Back in 2001, across the pond in a large factory in Japan, my little baby was forged in a hot bed of flames, machinery, and able-bodied hands. From there, he was transported to Nevada (the poor guy) and lived with a man named Greg for six years. After a stint in the sand and sun, he was sold to a small dealership in Brainerd, Minnesota.
And that's where this story begins.
It was beautiful August day, a few short weeks before the inevitable return to Gustavus would send me spiraling back into the academic madness of the school year. I would be living in a house--the same house I'd spend the next three years of my life. And though it was not technically off-campus, it was a part of the city of St. Peter, street parking and everything. So, I suppose it made sense to have a vehicle. I didn't have a car my freshman year, so journeying home to see the family was a trip reserved for holidays and special occasions. By bringing a vehicle to school, I would have more opportunity to travel back home, and plenty of reason to explore the area surrounding my school.
So we stopped at Denny Hecker Toyota in Brainerd to take a look at potential vehicles.
You know when you meet someone and you have that sensation of upwelling joy and agonizing desire? That sort of love-at-first-sight thing?
I had that feeling...with a car.
Perfect size, perfect shape, perfect price. I knew from the very first time our salesperson brought us to the front door that this was going to be my car.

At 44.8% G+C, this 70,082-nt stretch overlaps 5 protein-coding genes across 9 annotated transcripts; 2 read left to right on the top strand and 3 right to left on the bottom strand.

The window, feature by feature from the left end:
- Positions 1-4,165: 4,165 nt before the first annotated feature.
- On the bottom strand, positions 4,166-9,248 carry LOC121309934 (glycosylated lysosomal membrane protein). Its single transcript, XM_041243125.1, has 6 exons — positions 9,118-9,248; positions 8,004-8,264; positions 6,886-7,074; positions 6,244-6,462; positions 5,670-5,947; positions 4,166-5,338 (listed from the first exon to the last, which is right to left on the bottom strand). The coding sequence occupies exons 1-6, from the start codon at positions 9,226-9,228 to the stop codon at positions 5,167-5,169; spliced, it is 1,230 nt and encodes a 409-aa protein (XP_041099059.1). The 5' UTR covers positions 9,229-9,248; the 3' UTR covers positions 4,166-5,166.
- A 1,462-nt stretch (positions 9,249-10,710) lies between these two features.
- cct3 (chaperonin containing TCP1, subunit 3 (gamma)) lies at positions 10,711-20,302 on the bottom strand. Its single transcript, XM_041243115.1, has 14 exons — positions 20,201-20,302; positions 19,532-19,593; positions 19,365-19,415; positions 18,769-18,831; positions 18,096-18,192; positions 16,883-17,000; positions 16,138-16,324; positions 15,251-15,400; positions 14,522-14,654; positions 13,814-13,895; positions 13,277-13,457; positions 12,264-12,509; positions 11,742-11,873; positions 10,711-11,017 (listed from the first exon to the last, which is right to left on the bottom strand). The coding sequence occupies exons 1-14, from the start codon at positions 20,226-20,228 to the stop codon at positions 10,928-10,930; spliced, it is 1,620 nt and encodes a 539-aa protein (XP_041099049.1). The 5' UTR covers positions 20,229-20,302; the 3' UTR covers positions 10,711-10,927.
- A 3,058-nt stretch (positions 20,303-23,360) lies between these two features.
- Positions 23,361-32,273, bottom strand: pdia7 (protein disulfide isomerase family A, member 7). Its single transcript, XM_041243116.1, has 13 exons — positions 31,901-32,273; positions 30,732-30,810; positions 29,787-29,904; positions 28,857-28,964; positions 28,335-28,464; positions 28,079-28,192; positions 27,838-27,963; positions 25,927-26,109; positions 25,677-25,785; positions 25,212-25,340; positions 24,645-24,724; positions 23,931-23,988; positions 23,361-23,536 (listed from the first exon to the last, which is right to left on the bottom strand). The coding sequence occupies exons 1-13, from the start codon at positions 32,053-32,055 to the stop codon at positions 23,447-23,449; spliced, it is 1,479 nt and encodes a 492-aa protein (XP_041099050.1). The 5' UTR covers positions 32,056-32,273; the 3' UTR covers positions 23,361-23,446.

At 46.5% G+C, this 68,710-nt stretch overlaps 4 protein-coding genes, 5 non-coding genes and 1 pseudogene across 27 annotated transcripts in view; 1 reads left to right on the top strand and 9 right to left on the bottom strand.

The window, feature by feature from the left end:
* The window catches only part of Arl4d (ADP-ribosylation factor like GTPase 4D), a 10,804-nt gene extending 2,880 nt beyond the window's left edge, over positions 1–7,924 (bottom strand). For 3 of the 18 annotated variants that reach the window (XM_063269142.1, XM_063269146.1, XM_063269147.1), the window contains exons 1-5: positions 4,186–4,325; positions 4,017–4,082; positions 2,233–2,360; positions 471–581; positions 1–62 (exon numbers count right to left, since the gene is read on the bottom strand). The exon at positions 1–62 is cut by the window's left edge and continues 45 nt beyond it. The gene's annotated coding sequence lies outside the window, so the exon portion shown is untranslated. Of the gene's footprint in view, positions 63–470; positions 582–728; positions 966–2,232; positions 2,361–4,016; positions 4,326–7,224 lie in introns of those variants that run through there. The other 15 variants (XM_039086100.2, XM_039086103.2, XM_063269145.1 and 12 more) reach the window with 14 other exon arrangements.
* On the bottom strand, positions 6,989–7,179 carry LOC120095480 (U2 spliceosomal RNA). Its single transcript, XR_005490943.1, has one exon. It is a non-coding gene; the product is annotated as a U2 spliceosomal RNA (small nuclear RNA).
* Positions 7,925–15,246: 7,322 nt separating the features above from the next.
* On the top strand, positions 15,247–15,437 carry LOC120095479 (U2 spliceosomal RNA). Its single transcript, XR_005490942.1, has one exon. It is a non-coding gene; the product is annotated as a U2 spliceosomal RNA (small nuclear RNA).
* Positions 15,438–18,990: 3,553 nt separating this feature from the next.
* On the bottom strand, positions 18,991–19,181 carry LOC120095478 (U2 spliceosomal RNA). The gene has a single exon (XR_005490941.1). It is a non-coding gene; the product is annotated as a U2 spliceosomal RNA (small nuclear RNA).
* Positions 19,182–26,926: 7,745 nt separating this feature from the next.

My parents insisted that we take a look at some other options. So we did. We looked at a Honda, some Camry across the street, and a little bigger SUV down the road. And while I must admit the browsing of the other vehicles was less than half-hearted: sometimes you just have to trust the 19 year-old to know what's best.
And I wasn't wrong. Apollo was everything I was looking for in a car, and I treated him well. Trips to Grandma's in New England, midnight romps around the lakes of Minnesota, a five AM trip for tires on Black Friday: we've been through quite a bit.
I remember feeling miserable when our family sold the Chrysler Van--the one we drove to Alaska. It was like someone took a member of the family out of my arms and sold them down the river. It was crushing. You have all these incredible emotions tied to one piece of machinery, which sounds so silly(!), and you can't help but feel like some little part of you has been taken away forever.
So, yesterday, when my sweet angel found a new home with Carlson Toyota, I totally cried like a baby.
Like a mushy-faced, over-emotional toddler. An ugly cry, if you will.
But I suppose that's how I know he mattered. That I had a pretty incredible ride with my first car.
And while I am excited for a new vehicle, there's something sentimental and wonderful to appreciate about your first.
You'll have to wait until tomorrow to meet his successor, but I think he or she (unnamed!) is a worthy replacement.
For now, a note.
You will be achingly missed. Thank you for getting me to point B in so many ways.